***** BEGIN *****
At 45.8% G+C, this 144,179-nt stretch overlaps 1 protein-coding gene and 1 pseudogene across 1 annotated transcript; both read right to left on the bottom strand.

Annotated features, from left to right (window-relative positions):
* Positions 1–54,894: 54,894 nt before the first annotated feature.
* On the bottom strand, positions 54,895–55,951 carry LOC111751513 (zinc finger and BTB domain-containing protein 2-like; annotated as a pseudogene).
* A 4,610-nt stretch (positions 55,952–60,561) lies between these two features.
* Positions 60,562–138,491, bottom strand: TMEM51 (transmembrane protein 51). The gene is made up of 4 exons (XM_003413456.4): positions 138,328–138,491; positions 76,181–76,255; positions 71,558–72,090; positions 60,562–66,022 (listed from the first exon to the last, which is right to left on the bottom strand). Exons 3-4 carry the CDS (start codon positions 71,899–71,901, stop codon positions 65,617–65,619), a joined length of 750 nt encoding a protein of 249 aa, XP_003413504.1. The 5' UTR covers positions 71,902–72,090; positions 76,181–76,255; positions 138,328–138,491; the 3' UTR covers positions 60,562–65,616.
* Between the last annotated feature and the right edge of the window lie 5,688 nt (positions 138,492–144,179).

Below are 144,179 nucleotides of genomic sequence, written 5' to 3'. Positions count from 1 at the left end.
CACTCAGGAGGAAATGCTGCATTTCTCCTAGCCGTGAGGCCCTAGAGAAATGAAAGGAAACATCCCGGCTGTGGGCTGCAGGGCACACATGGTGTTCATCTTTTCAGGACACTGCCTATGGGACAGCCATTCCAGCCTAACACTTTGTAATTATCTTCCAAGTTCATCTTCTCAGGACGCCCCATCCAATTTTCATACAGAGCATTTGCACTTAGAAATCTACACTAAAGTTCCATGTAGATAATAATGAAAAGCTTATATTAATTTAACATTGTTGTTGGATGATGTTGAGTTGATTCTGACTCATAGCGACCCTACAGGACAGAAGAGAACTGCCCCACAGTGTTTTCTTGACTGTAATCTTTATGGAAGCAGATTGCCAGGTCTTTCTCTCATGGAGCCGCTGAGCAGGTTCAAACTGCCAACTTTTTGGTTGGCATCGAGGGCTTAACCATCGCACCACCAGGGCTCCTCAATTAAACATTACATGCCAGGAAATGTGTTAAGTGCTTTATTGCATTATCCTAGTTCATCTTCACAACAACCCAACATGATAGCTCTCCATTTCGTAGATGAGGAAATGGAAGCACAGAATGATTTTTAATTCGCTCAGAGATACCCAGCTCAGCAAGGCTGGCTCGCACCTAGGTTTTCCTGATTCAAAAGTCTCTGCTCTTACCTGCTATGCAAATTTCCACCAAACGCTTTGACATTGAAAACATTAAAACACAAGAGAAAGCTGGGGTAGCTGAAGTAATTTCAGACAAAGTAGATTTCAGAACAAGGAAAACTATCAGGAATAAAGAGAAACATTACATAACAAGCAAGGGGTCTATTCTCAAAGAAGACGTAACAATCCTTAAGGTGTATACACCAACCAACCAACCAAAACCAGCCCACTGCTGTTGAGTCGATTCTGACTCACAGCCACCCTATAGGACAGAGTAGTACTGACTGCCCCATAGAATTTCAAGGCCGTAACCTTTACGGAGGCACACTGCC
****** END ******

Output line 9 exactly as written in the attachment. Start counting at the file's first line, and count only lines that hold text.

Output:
CACTCAGGAGGAAATGCTGCATTTCTCCTAGCCGTGAGGCCCTAGAGAAATGAAAGGAAACATCCCGGCTGTGGGCTGCAGGGCACACATGGTGTTCATCTTTTCAGGACACTGCCTATGGGACAGCCATTCCAGCCTAACACTTTGTAATTATCTTCCAAGTTCATCTTCTCAGGACGCCCCATCCAATTTTCATACAGAGCATTTGCACTTAGAAATCTACACTAAAGTTCCATGTAGATAATAATGAAAAGCTTATATTAATTTAACATTGTTGTTGGATGATGTTGAGTTGATTCTGACTCATAGCGACCCTACAGGACAGAAGAGAACTGCCCCACAGTGTTTTCTTGACTGTAATCTTTATGGAAGCAGATTGCCAGGTCTTTCTCTCATGGAGCCGCTGAGCAGGTTCAAACTGCCAACTTTTTGGTTGGCATCGAGGGCTTAACCATCGCACCACCAGGGCTCCTCAATTAAACATTACATGCCAGGAAATGTGTTAAGTGCTTTATTGCATTATCCTAGTTCATCTTCACAACAACCCAACATGATAGCTCTCCATTTCGTAGATGAGGAAATGGAAGCACAGAATGATTTTTAATTCGCTCAGAGATACCCAGCTCAGCAAGGCTGGCTCGCACCTAGGTTTTCCTGATTCAAAAGTCTCTGCTCTTACCTGCTATGCAAATTTCCACCAAACGCTTTGACATTGAAAACATTAAAACACAAGAGAAAGCTGGGGTAGCTGAAGTAATTTCAGACAAAGTAGATTTCAGAACAAGGAAAACTATCAGGAATAAAGAGAAACATTACATAACAAGCAAGGGGTCTATTCTCAAAGAAGACGTAACAATCCTTAAGGTGTATACACCAACCAACCAACCAAAACCAGCCCACTGCTGTTGAGTCGATTCTGACTCACAGCCACCCTATAGGACAGAGTAGTACTGACTGCCCCATAGAATTTCAAGGCCGTAACCTTTACGGAGGCACACTGCC